When a World War II weapons plant in Middlesex, N.J., was being rebuilt in the late 1940s, a dump truck driver dropped off a couple of loads of its rubble at his local Catholic church.

Everything from the plant site was supposed to go to a government landfill, but Our Lady of Mount Virgin parish needed some fill for the yard of its new rectory, and no one missed the dirt.

Until last summer.

Suddenly the Department of Energy threw up an eight-foot fence around the rectory and sent men in protective suits and respirators to dig up the entire yard, haul it back to the plant site and seal it in plastic.

Our Lady's lawn was radioactive.

The Middlesex plant had been used to process uranium ore for the Manhattan Engineering Project that created the first atomic bomb.

Now, 35 years after the bomb was dropped on Hiroshima and Nagasaki, the government finally is going to clean up the bomb's birthplaces. Millions of tons of slightly radioactive material still are scattered around 30 World War II-era atomic research sites in 13 states.

Finding and disposing of Manhattan Project leftovers alone will cost an estimated $360 million and take 10 years. By the time some other atomic research sites are cleansed of radioactivity, the nuclear housecleaning could cost close to $2 billion. The job probably will take 20 years, estimates Robert Ramsey, the engineer at the Energy Department in charge of the work.

The Energy Department in the past has had trouble getting funds to pay for the cleanup but now apparently had found a way to get support for it. On Christmas Eve, the agency decided to offer the assignment to a private contractor with close ties to President-elect Ronald Reagan, Bechtel Corp. of California.

The department is negotiating a $140 million five-year contract with Bechtel, whose chairman is S. D. Bechtel Jr., a friend and confidant of Reagan's. Bechtel's president is George P. Shultz, Treasury secretary in the last Republican administration, and its vice president is Caspar W. Weinberger, Reagan's choice for secretary of Defense.

Bechtel will supervise the cleanup of radioactive material that's been lurking for years in housing projects, shopping centers, factories, airports and college campuses.

As Energy Department officials discovered when they started cleaning the Jersey plant last summer, not all of the nuclear debris is where it's supposed to be.

Most of the material that has to be cleaned up is contaminated with what Ramsey calls "super-low levels of radiation."

A person walking across any of the sites would be exposed to less radiation than on a clear day high in the Rocky Mountains, where cosmic rays and natural radiation from rocks are enough to set a Geiger counter clicking.

Someone working 40 hours a week on the sites would get radiation exposure equivalent to "several chest X-rays a year," said Lee Keller, an engineer at the Energy Department's Oak Ridge Laboratory who is assigned to the cleanup.

Keller said there is "no assessment of any change in mortality associated with any of these sites. They pose minimal, if any, hazard to the public at the present time."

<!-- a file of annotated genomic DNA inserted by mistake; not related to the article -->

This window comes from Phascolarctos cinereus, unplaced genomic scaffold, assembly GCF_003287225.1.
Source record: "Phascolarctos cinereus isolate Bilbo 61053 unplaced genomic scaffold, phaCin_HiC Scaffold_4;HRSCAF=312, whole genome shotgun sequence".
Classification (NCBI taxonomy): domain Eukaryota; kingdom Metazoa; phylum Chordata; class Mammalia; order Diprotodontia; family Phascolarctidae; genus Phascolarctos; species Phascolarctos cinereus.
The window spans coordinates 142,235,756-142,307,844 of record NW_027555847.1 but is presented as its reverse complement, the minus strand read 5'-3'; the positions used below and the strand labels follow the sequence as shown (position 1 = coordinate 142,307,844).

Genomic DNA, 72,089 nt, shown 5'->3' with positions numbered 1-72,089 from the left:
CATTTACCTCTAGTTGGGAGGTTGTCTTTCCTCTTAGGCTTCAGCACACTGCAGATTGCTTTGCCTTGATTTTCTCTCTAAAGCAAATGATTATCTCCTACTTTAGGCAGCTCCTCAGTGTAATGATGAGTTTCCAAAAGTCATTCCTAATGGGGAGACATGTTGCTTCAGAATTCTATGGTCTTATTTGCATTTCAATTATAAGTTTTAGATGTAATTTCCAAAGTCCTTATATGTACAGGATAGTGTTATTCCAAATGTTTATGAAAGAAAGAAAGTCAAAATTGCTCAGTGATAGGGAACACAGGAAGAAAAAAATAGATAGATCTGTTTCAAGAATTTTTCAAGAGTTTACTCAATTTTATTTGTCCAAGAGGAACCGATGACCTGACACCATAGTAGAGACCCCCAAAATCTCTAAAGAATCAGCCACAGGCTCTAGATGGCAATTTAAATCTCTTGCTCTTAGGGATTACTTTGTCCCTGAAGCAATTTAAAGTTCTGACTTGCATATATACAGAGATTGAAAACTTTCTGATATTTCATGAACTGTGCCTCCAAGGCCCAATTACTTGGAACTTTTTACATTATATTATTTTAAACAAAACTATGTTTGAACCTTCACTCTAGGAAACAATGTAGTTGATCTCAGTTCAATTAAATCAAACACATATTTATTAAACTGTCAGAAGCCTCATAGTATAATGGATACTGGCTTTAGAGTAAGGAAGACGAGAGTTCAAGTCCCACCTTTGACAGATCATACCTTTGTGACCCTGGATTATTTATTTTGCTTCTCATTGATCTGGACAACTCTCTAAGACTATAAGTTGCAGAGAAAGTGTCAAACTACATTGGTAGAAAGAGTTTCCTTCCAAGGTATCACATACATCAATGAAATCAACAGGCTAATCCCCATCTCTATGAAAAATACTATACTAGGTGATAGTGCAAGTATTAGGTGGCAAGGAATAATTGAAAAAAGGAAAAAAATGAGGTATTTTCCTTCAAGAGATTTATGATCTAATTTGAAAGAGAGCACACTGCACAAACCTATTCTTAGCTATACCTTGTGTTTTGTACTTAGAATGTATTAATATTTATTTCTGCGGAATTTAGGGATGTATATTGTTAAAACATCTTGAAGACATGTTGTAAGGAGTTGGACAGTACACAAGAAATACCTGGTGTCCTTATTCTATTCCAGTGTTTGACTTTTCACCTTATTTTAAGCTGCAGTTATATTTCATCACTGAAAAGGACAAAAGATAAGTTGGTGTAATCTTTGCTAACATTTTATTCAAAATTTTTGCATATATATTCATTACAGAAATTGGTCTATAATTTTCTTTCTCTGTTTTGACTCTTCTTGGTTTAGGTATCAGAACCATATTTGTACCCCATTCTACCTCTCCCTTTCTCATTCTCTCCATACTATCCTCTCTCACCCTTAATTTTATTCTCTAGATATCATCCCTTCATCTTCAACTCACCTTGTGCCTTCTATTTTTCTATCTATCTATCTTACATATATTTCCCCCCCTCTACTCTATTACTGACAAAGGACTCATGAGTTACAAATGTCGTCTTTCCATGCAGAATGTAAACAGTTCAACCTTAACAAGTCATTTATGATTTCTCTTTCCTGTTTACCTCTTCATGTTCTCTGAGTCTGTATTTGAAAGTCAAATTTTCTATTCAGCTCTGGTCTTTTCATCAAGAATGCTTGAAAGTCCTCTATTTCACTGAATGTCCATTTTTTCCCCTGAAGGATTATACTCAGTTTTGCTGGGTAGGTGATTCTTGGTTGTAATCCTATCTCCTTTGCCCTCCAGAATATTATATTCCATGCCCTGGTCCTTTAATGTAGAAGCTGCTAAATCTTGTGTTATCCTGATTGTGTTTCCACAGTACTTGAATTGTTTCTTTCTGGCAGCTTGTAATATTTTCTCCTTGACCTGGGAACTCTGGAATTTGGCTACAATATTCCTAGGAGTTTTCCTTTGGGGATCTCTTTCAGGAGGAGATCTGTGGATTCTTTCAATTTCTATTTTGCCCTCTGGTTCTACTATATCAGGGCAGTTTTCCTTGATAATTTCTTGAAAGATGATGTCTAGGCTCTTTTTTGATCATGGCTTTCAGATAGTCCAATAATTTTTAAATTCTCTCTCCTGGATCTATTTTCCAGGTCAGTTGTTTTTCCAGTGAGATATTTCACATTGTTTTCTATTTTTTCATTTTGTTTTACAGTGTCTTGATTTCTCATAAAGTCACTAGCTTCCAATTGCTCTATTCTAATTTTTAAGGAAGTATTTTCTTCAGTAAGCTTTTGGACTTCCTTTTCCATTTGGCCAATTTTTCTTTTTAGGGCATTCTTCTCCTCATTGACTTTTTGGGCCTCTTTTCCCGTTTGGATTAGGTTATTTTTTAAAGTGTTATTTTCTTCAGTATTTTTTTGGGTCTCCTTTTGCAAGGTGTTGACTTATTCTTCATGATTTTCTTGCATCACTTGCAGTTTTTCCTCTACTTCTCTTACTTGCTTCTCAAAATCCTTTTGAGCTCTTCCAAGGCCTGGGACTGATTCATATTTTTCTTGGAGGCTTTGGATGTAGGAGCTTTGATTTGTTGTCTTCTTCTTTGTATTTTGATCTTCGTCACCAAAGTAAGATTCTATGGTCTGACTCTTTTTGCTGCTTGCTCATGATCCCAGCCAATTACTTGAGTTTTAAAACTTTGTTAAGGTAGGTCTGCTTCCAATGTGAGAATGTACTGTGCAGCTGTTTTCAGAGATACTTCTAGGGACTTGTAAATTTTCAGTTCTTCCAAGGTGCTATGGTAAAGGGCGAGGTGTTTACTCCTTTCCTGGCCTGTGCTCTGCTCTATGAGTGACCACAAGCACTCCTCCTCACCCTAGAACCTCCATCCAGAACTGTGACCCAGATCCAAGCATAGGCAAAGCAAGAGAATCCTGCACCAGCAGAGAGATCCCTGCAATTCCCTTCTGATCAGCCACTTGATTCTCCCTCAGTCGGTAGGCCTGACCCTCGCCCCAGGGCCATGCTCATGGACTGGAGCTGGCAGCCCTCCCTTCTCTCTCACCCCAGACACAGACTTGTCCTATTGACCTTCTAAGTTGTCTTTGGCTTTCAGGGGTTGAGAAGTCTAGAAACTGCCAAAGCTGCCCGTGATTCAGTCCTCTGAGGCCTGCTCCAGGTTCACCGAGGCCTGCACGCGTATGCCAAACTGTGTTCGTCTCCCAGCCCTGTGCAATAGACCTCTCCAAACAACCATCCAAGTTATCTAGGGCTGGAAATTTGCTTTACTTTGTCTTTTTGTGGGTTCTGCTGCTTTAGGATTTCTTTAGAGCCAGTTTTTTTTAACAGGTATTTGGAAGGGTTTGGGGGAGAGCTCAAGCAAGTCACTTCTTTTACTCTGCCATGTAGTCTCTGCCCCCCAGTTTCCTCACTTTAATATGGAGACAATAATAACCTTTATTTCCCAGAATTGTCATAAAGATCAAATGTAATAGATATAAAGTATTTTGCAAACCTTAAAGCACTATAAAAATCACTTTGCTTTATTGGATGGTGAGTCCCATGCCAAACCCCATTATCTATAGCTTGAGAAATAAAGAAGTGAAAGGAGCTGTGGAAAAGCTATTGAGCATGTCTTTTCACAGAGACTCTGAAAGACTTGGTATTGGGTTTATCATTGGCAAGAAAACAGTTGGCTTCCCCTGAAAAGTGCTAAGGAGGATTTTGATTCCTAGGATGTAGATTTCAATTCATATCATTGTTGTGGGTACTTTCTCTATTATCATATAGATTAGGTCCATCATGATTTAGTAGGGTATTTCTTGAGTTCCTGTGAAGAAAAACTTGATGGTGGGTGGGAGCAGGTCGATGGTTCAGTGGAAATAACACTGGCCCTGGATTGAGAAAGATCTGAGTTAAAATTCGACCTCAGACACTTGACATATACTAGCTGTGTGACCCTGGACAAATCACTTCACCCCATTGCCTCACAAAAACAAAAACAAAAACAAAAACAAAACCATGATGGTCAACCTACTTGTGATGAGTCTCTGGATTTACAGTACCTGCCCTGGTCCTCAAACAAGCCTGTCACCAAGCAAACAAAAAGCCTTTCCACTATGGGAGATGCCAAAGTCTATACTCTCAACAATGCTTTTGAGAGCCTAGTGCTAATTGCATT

The Energy Department's dilemma is how to convince people that the radiation hazards aren't serious enough to cause panic but are serious enough to spend $2 billion to eliminate, Ramsey said.

"We're dealing with a highly sensitive area for the public," he added. "We're trying to do this with a minimum of alarm."

Describing the Energy Department's approach as "very conservative," Ramsey said the agency decided to go over every Manhattan Project site with Geiger counters. "Our philosophy is, if it clicks a counter, move it," he said.

The sites "aren't dangerous," he stressed, "but under certain circumstances you could exceed the radiation exposure levels allowed by the Environmental Protection Agency."

Based on growing concern about the effects of small doses of radiation, the EPA soon will release new federal standards for the amount to which people should and should not be exposed.

The radiation at the contaminated sites is measured in microcuries and picocuries -- meaning that millionths and trillionths of the material is radioactive.

Even at these minuscule levels, however, the radioactivity can build up to unacceptable levels. In the basement of a building erected atop the Manhattan Project sites, radioactive radon gas can accumulate to produce higher radiation levels than in a uranium mine, Ramsey said.

That's what happened in Grand Junction, Colo., where a housing development was built on fill from an abandoned uranium-processing plant. Fear of cancer caused the government to launch a massive project to dig up thousands of tons of spent uranium ore that was used to fill in around the basements of 750 homes and a school. That work started four years ago and is about half complete.

There are an estimated 20 million tons of uranium mill tailings, as the spent ore is called, at two dozen abandoned sites, mostly in western states where it was mined. As much as half that radioactive rock will have to be moved to new locations, where it will be covered with a thick layer of earth to shield it.